Edith Ellen Humphrey
Life story[change | change source]
Early life[change | change source]
Edith Humphrey's father, John, was a clerk (secretary). Her mother, Louisa, was a teacher. John Humprey was poor when he was a child and wanted all his sons and daughters to get an education. Edith's two older sisters were teachers. One of her brothers was an inventor.
Humphrey went to North London Collegiate School, one of the first girls' schools in the UK to teach science. From 1893 to 1897 Humphrey studied chemistry and physics at Bedford College, London. When she finished her degree she went to do a PhD (doctorate) at the University of Zurich.
Postgraduate study[change | change source]
On 17 October 1898, Humphrey entered the University of Zurich. Her supervisor, Alfred Werner, found that Humphrey was talented, and made her his assistant. Humphrey worked hard, and was disappointed by the social life.
Humphrey was Werner's first student to successfully prepare a type of compound that were very important in his development and proof of his coordination theory. One of these compounds, the cis-bis(ethylenediamine)dinitrocobalt(III) bromide, was the first creation of a chiral octahedral cobalt complex.
References[change | change source]
- Rayner-Canham, Marelene; Rayner-Canham, Geoff (23 February 2009). "Fight for Rights" (PDF). Chemistry World. 6 (3): 56–59.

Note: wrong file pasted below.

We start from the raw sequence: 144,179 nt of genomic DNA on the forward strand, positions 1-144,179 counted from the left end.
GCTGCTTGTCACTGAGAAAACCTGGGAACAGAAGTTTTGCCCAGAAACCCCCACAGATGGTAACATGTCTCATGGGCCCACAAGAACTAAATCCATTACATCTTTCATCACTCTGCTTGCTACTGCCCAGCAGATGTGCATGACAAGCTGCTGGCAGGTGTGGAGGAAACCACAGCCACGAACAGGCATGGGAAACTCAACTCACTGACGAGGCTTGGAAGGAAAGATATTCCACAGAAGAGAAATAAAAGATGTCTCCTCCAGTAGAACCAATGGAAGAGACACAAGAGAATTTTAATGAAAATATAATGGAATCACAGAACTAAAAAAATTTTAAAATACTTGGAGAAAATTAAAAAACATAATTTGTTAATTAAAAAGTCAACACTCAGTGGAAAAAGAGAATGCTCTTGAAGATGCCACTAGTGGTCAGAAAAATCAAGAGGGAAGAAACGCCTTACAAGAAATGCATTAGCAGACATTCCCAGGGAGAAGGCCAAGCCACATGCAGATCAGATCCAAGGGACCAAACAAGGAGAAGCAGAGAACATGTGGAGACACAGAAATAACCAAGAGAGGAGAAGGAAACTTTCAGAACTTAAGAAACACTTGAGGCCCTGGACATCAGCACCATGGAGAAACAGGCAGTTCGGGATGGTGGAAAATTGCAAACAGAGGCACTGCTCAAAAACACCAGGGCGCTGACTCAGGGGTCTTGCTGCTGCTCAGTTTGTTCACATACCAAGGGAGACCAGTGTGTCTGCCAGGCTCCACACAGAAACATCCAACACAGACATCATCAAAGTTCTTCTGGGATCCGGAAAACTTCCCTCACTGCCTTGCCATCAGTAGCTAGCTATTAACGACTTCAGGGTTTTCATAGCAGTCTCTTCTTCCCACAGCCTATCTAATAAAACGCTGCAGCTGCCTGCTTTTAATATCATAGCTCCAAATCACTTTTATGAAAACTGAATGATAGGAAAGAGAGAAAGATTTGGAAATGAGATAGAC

- Rayner-Canham, Marelene; Rayner-Canham, Geoff (2003). "Pounding on the Doors: The Fight for Acceptance of British Women Chemists" (PDF). Bulletin for the History of Chemistry. 28 (2).
- Congratulatory address and book of isolation of coordination compound by Edith Humphrey from the Swiss Committee of Chemistry to the Royal Society of Chemistry on its sesquicentenary, Royal Society of Chemistry, London, 1991, AR0497 / AR0497a
- Humphrey, Edith (June 1900). "The University of Zurich". Bedford College Magazine. Archives, Royal Holloway, University of London: 25–28. BC AS200/3/42.
- Bernal, Ivan; Kaufmann, George B. (July 1987). "The spontaneous resolution of cis-bis(ethylenediamine)dinitrocobalt(III) salts: Alfred Werner's overlooked opportunity". Journal of Chemical Education. 64 (7): 604–610. doi:10.1021/ed064p604.